This plug-in is a secret weapon for sound design and drums

It’s full of gun sounds. But because of a combination of a unique sample architecture and engine and a whole lot of unique assets, the Weaponiser plug-in becomes a weapon of a different kind. It helps you make drum sounds.

Call me a devoted pacifist, call me a wimp – really, either way. Guns actually make me uncomfortable, at least in real life. Of course, we have an entirely separate industry of violent fantasy. And to a sound designer for games or soundtracks, Weaponiser’s benefits should be obvious and dazzling.

But I wanted to take a different angle, and imagine this plug-in as a sort of swords into plowshares project. And it’s not a stretch of the imagination. What better way to create impacts and transients than … well, fire off a whole bunch of artillery at stuff and record the result? With that in mind, I delved deep into Weaponiser. And as a sound instrument, it’s something special.

Like all advanced sound libraries these days, Weaponiser is both an enormous library of sounds, and a powerful bespoke sound engine in which those sounds reside. The Edinburgh-based developers undertook an enormous engineering effort here both to capture field recordings and to build their own engine.

It’s not even all about weapons here, despite the name. There are sound elements unrelated to weapons – there’s even an electronic drum kit. And the underlying architecture combines synthesis components and a multi-effects engine, so it’s not limited to playing back the weapon sounds.

What pulls Weaponiser together, then, is an approach to weapon sounds as a modularized set of components. The top set of tabs is divided into ONSET, BODY, THUMP, and TAIL – which turns out to be a compelling way to conceptualize hard-hitting percussion, generally. We often use vaguely gunshot-related metaphors when talking about percussive sounds, but here, literally, that opens up some possibilities. You “fire” a drum sound, or choose “burst” mode (think automatic and semi-automatic weapons) with an adjustable rate.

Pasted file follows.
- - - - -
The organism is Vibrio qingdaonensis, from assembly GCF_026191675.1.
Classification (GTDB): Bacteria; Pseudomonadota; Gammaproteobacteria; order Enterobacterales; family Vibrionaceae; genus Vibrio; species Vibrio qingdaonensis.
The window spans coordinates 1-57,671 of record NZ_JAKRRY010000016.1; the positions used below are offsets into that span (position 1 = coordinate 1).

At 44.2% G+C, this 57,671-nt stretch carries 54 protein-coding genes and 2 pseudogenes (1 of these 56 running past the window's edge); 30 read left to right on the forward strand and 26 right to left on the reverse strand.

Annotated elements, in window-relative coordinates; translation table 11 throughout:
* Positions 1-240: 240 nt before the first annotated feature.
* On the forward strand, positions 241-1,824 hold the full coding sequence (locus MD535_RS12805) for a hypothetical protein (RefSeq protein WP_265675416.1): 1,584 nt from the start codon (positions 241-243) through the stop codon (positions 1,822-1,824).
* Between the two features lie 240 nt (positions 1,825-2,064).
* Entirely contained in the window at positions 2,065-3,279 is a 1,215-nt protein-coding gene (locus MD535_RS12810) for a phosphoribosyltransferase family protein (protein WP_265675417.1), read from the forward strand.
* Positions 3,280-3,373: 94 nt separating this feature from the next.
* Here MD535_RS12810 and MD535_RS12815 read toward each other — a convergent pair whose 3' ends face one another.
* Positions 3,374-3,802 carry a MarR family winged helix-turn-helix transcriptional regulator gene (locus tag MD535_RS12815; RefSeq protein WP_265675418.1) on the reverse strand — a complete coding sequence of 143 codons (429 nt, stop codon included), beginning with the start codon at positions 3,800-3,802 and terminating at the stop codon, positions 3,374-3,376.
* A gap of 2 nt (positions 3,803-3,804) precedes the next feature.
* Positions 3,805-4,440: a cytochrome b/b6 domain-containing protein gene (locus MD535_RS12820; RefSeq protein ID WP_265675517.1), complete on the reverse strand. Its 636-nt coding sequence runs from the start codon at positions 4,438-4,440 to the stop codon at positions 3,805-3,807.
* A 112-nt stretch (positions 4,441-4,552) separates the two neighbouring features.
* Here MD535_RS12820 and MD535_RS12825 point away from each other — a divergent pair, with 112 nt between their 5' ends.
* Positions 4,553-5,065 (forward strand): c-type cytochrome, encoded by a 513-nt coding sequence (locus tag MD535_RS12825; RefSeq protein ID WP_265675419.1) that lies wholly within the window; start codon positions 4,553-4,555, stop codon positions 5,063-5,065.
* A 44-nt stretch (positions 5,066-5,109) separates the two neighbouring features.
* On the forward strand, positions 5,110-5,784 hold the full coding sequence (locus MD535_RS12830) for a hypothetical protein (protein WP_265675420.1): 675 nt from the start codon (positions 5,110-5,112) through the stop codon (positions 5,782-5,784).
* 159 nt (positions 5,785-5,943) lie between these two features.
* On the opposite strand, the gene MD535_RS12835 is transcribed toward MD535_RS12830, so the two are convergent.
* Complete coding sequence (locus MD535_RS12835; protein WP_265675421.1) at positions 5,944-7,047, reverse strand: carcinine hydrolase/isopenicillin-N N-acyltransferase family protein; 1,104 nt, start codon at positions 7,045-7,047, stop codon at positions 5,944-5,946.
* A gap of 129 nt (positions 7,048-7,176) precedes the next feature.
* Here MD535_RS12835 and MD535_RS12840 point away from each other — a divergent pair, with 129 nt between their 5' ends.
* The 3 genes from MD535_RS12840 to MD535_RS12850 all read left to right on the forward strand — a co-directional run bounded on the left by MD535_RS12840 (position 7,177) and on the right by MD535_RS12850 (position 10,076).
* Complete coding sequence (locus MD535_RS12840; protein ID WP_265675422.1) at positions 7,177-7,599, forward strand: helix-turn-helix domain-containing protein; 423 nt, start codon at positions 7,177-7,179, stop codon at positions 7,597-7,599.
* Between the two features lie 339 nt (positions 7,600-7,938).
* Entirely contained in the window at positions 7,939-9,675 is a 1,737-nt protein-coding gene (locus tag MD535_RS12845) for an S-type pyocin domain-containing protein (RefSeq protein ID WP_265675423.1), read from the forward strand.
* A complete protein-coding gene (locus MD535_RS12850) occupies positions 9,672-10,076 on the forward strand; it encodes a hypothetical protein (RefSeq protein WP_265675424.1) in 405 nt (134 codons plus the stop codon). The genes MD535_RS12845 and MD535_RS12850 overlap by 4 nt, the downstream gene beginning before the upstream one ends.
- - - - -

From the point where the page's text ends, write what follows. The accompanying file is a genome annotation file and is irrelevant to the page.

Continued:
This sample-based section is then routed into a mixer with multi-effects capabilities.

In music production, we’ve grown accustomed to repetitive samples – a Roland TR clap or rimshot that sounds the same every single time. In foley or game sound design, of course, that’s generally a no-no; our ears quickly detect that something is amiss, since real-world sound never repeats that way. So the Krotos engine is replete with variability, multi-sampling, and synthesis. Applied to musical applications, those same characteristics produce a more organic, natural sound, even if the subject has become entirely artificial.

Weaponiser architecture

Let’s have a look at those components in turn.

Gun sounds. This is still, of course, the main attraction. Krotos have field recordings of a range of weapons:

AK 47
Berretta 92
Dragunov
GPMG
SPAS 12
CZ75
GPMG
H&K 416
M 16
M4 (supressed)
MAC 10
FN MINIMI
H&K MP5
Winchester 1887

For those of you who don’t know gun details, that amounts to pistol, rifle, automatic, semiautomatic, and submachine gun (SMG). These are divided up into samples by the onset/body/thump/tail architecture I’ve already described, plus there are lots of details based on shooting scenario. There are bursts and single fires, sniper shots from a distance, and the like. But maybe most interesting actually are all the sounds around guns – cocking and reloading vintage mechanical weapons, or the sound of bullets impacting bricks or concrete. (Bricks sound different than concrete, in fact.) There are bullets whizzing by.

And that’s just the real weapons. There’s an entire bank devoted to science fiction weapons, and these are entirely speculative. (Try shooting someone with a laser; it … doesn’t really work the way it does in the movies and TV.) Those presets get interesting, too, because they’re rooted in reality. There’s a Berretta fired interdimensionally, for example, and the laser shotguns, while they defy present physics and engineering, still have reloading variants.